Metadata is at the heart of all our services. With a growing range of members participating in our community—often compiling or depositing metadata on behalf of each other—the need to educate and express obligations and best practice has increased. In addition, we’ve seen more and more researchers and tools making use of our APIs to harvest, analyze and re-purpose the metadata our members register, so we’ve been very aware of the need to be more explicit about what this metadata enables, why, how, and for whom.
This week we take an important step towards this goal with a much-anticipated announcement: Participation reports are in beta release—so come along and take a look!
What does this mean?
Participation Reports gives—for the first time—a clear visualization of the metadata that Crossref has. Search for any member to find out what percentage of their content includes 10 key elements of information, above and beyond the basic bibliographic metadata that all members are obliged to provide. This includes metadata such as ORCID iDs for contributors, funding acknowledgements, reference lists, and abstracts—richer metadata that makes content more discoverable, and much more useful to the scholarly community as a whole, including among members themselves.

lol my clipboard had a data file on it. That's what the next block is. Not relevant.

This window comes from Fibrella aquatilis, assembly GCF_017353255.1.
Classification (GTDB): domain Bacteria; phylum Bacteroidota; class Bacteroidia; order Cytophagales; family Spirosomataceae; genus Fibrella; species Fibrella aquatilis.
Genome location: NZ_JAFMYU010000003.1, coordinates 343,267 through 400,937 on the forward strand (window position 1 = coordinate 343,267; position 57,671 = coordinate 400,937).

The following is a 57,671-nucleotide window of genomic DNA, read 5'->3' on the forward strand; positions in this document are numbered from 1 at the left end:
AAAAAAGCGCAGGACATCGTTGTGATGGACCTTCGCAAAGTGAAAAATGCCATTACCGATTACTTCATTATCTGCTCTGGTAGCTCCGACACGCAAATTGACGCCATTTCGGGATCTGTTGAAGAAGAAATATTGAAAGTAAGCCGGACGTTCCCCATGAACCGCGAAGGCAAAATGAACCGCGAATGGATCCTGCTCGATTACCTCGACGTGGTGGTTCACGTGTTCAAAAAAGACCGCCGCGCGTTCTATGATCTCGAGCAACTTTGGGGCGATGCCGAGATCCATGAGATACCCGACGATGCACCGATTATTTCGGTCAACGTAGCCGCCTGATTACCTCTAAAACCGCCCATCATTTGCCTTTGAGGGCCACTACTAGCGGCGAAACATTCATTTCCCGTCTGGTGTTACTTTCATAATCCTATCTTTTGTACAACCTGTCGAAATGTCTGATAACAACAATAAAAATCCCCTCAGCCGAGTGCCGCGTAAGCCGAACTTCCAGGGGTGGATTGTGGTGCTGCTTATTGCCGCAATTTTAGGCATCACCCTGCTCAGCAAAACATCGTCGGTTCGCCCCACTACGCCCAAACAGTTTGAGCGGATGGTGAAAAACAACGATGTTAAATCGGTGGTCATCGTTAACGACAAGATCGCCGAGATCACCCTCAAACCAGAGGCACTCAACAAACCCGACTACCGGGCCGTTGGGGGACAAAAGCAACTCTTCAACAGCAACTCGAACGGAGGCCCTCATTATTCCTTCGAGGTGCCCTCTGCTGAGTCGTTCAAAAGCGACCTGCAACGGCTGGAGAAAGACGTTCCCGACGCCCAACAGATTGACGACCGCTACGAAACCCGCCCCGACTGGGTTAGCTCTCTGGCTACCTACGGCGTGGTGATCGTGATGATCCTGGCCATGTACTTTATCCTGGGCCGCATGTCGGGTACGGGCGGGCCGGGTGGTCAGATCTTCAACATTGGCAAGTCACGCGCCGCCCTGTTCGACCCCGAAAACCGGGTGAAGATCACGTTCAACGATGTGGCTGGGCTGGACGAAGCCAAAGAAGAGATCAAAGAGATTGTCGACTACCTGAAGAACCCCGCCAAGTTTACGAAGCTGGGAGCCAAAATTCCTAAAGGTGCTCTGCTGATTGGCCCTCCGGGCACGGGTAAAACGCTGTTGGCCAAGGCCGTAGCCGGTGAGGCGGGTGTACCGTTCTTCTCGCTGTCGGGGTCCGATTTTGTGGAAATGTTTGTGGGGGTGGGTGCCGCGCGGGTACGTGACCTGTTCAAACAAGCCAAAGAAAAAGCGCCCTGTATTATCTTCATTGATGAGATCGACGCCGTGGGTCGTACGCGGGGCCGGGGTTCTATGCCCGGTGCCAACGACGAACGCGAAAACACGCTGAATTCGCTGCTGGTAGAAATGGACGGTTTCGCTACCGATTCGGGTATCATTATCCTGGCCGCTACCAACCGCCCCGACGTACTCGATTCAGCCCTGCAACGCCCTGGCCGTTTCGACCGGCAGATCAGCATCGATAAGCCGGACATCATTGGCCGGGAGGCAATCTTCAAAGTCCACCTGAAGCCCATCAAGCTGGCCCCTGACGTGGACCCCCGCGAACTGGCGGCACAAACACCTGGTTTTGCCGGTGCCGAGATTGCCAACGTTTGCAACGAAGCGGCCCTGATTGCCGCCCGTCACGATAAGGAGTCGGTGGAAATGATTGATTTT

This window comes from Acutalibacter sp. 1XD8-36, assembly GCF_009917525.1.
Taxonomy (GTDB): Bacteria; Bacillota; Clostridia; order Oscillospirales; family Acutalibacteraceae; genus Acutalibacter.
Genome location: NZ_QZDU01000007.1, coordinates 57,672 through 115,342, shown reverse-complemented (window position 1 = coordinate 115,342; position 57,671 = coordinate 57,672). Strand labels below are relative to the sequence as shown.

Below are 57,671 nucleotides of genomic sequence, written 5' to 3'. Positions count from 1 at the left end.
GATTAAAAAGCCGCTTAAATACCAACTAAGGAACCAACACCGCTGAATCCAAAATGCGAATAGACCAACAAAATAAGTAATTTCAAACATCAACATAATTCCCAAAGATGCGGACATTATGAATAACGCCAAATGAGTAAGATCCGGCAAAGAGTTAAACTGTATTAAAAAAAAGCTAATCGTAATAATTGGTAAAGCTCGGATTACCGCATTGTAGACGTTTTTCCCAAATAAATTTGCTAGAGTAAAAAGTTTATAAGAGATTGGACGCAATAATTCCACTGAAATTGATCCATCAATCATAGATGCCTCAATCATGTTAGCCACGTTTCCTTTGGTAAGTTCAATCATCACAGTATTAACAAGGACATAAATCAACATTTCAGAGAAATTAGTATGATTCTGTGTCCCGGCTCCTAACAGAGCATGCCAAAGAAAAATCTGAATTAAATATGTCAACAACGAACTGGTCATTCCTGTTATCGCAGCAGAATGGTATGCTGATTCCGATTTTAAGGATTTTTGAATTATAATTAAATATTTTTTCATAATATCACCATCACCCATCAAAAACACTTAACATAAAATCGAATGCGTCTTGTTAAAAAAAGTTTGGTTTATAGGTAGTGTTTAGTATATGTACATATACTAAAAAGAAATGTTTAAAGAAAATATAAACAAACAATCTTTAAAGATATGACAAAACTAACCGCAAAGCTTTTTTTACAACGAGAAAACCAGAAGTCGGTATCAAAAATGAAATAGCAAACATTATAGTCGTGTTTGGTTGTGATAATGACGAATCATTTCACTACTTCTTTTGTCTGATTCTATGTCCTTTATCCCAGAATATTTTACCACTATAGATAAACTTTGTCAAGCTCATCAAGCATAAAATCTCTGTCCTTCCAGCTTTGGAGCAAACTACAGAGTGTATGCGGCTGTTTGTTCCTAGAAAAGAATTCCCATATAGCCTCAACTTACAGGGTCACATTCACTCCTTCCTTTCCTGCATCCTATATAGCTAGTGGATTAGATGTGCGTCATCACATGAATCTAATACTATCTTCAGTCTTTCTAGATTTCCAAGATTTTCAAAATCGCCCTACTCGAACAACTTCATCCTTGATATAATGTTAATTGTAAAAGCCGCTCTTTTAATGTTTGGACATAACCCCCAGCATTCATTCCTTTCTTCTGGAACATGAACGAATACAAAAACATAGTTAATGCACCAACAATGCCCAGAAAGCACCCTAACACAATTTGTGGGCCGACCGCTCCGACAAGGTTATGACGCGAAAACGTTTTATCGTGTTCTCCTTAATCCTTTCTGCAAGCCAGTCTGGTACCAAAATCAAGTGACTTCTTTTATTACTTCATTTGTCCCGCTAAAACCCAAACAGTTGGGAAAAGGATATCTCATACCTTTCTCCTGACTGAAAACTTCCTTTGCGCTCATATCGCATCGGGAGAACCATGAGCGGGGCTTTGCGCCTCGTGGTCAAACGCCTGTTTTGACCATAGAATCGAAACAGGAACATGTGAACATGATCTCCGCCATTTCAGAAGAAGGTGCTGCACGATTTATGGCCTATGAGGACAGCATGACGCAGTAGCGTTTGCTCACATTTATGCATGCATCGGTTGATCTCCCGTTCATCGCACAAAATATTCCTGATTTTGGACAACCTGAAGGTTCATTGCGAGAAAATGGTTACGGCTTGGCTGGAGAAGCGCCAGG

You can filter by content such as journal articles, book chapters, datasets, and preprints, and compare current content (past two calendar years and year-to-date) to back file content (older than that). And within the journal articles view, you can drill down to view the metadata completeness for each individual journal. We hear that editorial boards are keen to see that aspect!
We’re delighted that participation reports are now available in beta. That means that while we are confident that the data shown is accurate, there could be the odd glitch as we monitor use.
Thank you to everyone who has helped us to test the reports and provided so much valuable feedback. We plan to expand and improve participation reports to include additional metadata elements, metadata quality checks, and adherence to Crossref best practice such as DOI display. We’re still listening so do get in touch if you have questions or suggestions, or would like a more detailed walk through. There is also a feedback button right in-situ in the tool.